Sitting around the campfire, making s'mores with the Rockies in the background, laughing about our similar cultural faux pas. This was the scene for my family and me a week ago, attending a workshop for families who are transitioning from a cross-cultural life.
There were young couples in their twenties, thirty-somethings with rugrats underfoot (like us), families in the throes of sending teenagers off to college, and empty nesters.
We represented recent stints from Africa, southeast and central Asia, the Middle East, and South America. Some lived in our host country for two years and were moving back; others for thirteen and are still going strong. Most of us were American citizens, but Canadians and an Indonesian were there, too.
We didn't have that terribly much in common, but what we had in common really mattered. We all follow the teachings of Jesus, and we've all recently lived in a country different than our passport's.
Differences aplenty, with more to come in each of our lives. But all of us instantly felt connected because we got each other, when most other people around us don't. When we're slammed with re-entry and culture shock and feel totally alone… Being together reminds us that we're not alone in our strangeness. (We don't mean to be unusual, of course, but because of God's unique call on our lives, we sorta turn out that way. No need to explain yourselves when you're gotten from the get-go.)
Our kids also instantly connected because they were all TCKs and understood the nomadic lifestyle. They each knew what it was like to say goodbye to homes, friends, and belongings… again and again and again. They've all had to deal with unusual food, strange languages, and cultural oddities. They, too, were gotten by each other.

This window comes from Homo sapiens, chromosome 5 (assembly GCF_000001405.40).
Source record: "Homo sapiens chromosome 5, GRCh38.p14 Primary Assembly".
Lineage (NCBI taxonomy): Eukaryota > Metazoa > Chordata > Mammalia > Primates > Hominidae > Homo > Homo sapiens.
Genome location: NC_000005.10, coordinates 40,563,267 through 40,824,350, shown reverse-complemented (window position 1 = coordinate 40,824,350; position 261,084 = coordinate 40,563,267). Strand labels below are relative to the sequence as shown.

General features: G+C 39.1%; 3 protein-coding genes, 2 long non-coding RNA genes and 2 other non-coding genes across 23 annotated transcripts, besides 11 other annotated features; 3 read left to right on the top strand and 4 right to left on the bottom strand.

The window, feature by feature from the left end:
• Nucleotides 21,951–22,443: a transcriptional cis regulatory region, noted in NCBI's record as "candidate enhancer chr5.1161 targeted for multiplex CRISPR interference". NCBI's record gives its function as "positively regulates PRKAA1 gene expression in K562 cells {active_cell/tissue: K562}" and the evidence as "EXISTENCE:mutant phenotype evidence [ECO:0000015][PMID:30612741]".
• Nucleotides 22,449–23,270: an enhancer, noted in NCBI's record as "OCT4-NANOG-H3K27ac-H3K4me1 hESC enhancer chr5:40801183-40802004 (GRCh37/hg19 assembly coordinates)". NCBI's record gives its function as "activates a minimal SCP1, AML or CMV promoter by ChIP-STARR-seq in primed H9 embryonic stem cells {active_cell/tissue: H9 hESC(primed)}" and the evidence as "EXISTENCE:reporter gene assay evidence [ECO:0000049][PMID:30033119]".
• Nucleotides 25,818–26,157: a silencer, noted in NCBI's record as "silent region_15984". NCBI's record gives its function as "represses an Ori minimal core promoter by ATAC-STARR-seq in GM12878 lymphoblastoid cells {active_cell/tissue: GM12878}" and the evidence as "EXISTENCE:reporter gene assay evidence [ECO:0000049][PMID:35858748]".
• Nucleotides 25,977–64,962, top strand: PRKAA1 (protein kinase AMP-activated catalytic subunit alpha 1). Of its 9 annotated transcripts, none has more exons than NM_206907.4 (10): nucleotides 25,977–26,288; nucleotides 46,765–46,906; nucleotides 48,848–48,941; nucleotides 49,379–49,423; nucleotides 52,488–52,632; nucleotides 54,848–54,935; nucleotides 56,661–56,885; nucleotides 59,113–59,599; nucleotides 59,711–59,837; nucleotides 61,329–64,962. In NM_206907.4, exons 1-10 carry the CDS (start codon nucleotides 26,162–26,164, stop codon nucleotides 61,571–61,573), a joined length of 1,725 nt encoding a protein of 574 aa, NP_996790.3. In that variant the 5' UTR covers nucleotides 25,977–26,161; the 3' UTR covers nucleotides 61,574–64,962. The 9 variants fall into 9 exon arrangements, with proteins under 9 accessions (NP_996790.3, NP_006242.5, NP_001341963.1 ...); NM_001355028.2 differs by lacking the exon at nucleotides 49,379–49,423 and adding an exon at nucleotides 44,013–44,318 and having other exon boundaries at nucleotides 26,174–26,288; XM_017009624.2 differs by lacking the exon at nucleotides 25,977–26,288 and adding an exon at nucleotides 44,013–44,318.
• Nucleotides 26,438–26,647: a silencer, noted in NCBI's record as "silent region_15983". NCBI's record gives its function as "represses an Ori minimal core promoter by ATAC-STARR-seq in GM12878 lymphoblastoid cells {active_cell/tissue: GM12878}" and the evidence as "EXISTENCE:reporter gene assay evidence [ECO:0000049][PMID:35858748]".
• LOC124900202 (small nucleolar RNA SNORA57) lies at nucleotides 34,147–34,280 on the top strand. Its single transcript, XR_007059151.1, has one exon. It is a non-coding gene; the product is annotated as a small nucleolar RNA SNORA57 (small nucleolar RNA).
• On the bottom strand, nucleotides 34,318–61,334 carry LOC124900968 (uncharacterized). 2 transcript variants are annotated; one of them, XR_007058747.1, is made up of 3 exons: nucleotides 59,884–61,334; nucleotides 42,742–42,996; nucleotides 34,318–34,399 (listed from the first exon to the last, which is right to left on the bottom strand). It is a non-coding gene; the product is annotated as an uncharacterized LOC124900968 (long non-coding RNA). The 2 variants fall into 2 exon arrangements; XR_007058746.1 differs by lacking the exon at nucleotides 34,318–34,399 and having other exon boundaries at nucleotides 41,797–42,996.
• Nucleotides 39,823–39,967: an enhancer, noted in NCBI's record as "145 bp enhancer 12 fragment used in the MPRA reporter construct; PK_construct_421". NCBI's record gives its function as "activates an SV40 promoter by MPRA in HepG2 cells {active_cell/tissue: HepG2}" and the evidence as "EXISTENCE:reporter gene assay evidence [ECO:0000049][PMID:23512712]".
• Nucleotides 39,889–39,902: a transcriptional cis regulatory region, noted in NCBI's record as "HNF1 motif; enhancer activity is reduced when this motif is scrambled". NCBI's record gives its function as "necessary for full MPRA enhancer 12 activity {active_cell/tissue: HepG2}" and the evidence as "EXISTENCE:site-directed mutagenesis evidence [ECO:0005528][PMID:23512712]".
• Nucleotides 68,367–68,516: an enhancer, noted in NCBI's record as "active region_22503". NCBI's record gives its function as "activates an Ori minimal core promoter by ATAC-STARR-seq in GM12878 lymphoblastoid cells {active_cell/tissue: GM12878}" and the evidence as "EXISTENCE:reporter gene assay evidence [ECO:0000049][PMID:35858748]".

This gottenness made us a tribe, a community, if only for a week. We were unified by this understanding of what it's like to live in a different culture than where you were raised, then to be different in that foreign country, only to come back to your original culture and always be different. Our differences united us.
So we fellowshipped for a week, enjoying s'mores, cool summer breezes, and good conversation, knowing that after just a few days, we'd all pile back in our respective vehicles and move on to the next thing on our agendas. It's all okay when you know you're part of a much bigger Family, and that because of our brother and sisterhood, we're united.
Christ does this, as a Body. He unifies us in sometimes the strangest, most unexpected ways, and with the most unexpected people. He builds up His people as a community for our own sake (fellowship, encouragement, iron sharpening) and for His (glory on Earth and in Heaven).
When has God surprised you with community? Who are some of the unexpected people in your life with whom you've felt united?
By Tsh Oxenreider of Simple Mom